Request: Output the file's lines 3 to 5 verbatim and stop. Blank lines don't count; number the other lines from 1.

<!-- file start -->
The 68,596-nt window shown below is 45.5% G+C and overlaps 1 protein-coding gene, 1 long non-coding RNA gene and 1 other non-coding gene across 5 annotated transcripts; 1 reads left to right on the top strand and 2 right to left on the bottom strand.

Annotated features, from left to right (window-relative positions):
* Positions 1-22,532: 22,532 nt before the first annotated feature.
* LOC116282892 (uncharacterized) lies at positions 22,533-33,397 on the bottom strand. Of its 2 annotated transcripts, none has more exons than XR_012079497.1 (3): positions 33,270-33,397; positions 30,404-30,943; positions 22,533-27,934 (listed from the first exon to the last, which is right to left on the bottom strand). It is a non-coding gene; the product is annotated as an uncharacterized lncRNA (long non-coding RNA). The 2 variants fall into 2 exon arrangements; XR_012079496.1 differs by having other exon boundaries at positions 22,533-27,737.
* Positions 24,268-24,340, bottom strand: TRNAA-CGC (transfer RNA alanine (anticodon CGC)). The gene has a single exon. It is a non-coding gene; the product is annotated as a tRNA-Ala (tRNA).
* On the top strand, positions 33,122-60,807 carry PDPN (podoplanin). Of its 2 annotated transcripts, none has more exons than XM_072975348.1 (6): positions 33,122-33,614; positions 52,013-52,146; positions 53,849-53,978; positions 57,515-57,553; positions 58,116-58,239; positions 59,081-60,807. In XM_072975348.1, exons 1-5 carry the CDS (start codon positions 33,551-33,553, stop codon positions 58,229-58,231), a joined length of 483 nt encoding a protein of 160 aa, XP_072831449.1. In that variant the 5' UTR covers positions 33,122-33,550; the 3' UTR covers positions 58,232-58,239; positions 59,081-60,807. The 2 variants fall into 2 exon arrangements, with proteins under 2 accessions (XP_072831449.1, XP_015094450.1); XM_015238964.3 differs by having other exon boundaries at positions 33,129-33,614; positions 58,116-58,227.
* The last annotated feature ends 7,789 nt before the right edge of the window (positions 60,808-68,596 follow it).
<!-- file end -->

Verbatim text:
* Positions 1-22,532: 22,532 nt before the first annotated feature.
* LOC116282892 (uncharacterized) lies at positions 22,533-33,397 on the bottom strand. Of its 2 annotated transcripts, none has more exons than XR_012079497.1 (3): positions 33,270-33,397; positions 30,404-30,943; positions 22,533-27,934 (listed from the first exon to the last, which is right to left on the bottom strand). It is a non-coding gene; the product is annotated as an uncharacterized lncRNA (long non-coding RNA). The 2 variants fall into 2 exon arrangements; XR_012079496.1 differs by having other exon boundaries at positions 22,533-27,737.
* Positions 24,268-24,340, bottom strand: TRNAA-CGC (transfer RNA alanine (anticodon CGC)). The gene has a single exon. It is a non-coding gene; the product is annotated as a tRNA-Ala (tRNA).